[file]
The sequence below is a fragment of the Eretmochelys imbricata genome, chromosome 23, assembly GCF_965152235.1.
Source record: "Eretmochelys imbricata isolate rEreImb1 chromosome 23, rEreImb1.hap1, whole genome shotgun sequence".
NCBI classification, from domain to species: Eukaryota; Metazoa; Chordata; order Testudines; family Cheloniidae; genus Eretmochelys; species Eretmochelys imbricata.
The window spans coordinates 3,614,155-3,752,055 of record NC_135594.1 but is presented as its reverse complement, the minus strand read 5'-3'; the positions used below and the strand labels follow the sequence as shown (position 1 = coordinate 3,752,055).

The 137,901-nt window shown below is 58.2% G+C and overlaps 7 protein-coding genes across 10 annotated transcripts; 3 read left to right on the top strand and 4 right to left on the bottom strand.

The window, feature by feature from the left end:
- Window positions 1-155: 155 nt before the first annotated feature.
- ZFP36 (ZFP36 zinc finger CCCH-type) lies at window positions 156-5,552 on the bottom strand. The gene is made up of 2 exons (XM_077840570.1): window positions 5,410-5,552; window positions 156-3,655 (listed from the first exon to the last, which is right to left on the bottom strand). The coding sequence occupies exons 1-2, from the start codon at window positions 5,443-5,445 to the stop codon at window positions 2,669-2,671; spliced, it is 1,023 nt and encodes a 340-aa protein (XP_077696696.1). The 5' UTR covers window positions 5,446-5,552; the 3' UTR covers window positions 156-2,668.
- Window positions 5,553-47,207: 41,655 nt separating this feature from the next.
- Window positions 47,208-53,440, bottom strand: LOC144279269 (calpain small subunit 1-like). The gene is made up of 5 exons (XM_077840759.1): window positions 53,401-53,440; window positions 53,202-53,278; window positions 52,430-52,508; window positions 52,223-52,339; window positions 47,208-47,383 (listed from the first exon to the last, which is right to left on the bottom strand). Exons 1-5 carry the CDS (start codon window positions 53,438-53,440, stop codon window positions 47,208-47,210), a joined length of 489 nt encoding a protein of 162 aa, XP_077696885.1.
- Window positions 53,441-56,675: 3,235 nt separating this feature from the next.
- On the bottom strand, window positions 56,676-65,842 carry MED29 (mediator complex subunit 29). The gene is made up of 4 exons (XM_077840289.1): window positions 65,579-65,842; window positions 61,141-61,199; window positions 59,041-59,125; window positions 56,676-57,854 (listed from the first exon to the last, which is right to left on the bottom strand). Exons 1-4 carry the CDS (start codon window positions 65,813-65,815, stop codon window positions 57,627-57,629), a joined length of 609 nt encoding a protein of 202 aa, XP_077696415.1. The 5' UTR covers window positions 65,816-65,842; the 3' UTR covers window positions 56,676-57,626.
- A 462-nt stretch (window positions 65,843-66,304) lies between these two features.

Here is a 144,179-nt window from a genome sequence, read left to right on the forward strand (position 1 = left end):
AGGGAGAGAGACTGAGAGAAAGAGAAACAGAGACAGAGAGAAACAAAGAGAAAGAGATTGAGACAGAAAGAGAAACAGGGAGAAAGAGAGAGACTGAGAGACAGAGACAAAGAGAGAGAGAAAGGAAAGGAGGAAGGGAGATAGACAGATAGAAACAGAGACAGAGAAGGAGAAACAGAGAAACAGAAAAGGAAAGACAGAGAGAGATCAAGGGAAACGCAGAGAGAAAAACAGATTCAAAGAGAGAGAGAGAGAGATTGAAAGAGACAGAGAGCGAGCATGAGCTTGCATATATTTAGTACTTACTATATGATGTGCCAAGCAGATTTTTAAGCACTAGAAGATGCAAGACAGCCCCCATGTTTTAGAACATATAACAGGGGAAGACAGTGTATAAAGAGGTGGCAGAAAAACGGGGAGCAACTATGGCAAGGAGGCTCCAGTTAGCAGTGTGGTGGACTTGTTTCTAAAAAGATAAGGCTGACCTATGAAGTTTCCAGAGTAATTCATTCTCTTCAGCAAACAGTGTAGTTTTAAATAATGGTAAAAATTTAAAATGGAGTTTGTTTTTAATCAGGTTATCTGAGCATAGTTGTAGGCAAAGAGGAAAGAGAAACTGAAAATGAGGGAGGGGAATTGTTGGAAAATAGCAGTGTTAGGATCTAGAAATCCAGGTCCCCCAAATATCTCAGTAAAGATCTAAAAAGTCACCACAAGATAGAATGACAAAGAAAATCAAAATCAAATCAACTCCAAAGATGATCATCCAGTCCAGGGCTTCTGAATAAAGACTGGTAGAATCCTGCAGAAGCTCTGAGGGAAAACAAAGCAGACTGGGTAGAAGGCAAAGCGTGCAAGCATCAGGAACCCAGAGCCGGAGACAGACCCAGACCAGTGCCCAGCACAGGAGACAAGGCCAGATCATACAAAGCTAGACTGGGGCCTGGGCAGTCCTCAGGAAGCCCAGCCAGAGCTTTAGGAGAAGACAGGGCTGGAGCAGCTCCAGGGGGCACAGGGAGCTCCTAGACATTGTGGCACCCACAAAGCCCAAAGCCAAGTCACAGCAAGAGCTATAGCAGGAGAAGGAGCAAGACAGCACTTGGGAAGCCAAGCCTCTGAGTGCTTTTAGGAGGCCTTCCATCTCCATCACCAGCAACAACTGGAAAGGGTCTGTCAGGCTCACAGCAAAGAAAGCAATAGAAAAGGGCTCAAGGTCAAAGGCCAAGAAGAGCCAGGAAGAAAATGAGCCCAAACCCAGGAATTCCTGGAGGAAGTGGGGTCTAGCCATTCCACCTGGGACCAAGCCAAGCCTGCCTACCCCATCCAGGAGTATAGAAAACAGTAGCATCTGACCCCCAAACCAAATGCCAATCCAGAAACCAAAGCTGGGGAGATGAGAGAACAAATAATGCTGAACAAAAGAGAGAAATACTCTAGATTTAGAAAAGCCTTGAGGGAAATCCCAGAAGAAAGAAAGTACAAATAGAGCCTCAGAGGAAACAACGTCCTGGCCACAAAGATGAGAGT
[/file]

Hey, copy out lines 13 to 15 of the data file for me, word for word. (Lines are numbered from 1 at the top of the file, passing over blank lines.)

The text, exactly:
- A 462-nt stretch (window positions 65,843-66,304) lies between these two features.

Here is a 144,179-nt window from a genome sequence, read left to right on the forward strand (position 1 = left end):
AGGGAGAGAGACTGAGAGAAAGAGAAACAGAGACAGAGAGAAACAAAGAGAAAGAGATTGAGACAGAAAGAGAAACAGGGAGAAAGAGAGAGACTGAGAGACAGAGACAAAGAGAGAGAGAAAGGAAAGGAGGAAGGGAGATAGACAGATAGAAACAGAGACAGAGAAGGAGAAACAGAGAAACAGAAAAGGAAAGACAGAGAGAGATCAAGGGAAACGCAGAGAGAAAAACAGATTCAAAGAGAGAGAGAGAGAGATTGAAAGAGACAGAGAGCGAGCATGAGCTTGCATATATTTAGTACTTACTATATGATGTGCCAAGCAGATTTTTAAGCACTAGAAGATGCAAGACAGCCCCCATGTTTTAGAACATATAACAGGGGAAGACAGTGTATAAAGAGGTGGCAGAAAAACGGGGAGCAACTATGGCAAGGAGGCTCCAGTTAGCAGTGTGGTGGACTTGTTTCTAAAAAGATAAGGCTGACCTATGAAGTTTCCAGAGTAATTCATTCTCTTCAGCAAACAGTGTAGTTTTAAATAATGGTAAAAATTTAAAATGGAGTTTGTTTTTAATCAGGTTATCTGAGCATAGTTGTAGGCAAAGAGGAAAGAGAAACTGAAAATGAGGGAGGGGAATTGTTGGAAAATAGCAGTGTTAGGATCTAGAAATCCAGGTCCCCCAAATATCTCAGTAAAGATCTAAAAAGTCACCACAAGATAGAATGACAAAGAAAATCAAAATCAAATCAACTCCAAAGATGATCATCCAGTCCAGGGCTTCTGAATAAAGACTGGTAGAATCCTGCAGAAGCTCTGAGGGAAAACAAAGCAGACTGGGTAGAAGGCAAAGCGTGCAAGCATCAGGAACCCAGAGCCGGAGACAGACCCAGACCAGTGCCCAGCACAGGAGACAAGGCCAGATCATACAAAGCTAGACTGGGGCCTGGGCAGTCCTCAGGAAGCCCAGCCAGAGCTTTAGGAGAAGACAGGGCTGGAGCAGCTCCAGGGGGCACAGGGAGCTCCTAGACATTGTGGCACCCACAAAGCCCAAAGCCAAGTCACAGCAAGAGCTATAGCAGGAGAAGGAGCAAGACAGCACTTGGGAAGCCAAGCCTCTGAGTGCTTTTAGGAGGCCTTCCATCTCCATCACCAGCAACAACTGGAAAGGGTCTGTCAGGCTCACAGCAAAGAAAGCAATAGAAAAGGGCTCAAGGTCAAAGGCCAAGAAGAGCCAGGAAGAAAATGAGCCCAAACCCAGGAATTCCTGGAGGAAGTGGGGTCTAGCCATTCCACCTGGGACCAAGCCAAGCCTGCCTACCCCATCCAGGAGTATAGAAAACAGTAGCATCTGACCCCCAAACCAAATGCCAATCCAGAAACCAAAGCTGGGGAGATGAGAGAACAAATAATGCTGAACAAAAGAGAGAAATACTCTAGATTTAGAAAAGCCTTGAGGGAAATCCCAGAAGAAAGAAAGTACAAATAGAGCCTCAGAGGAAACAACGTCCTGGCCACAAAGATGAGAGT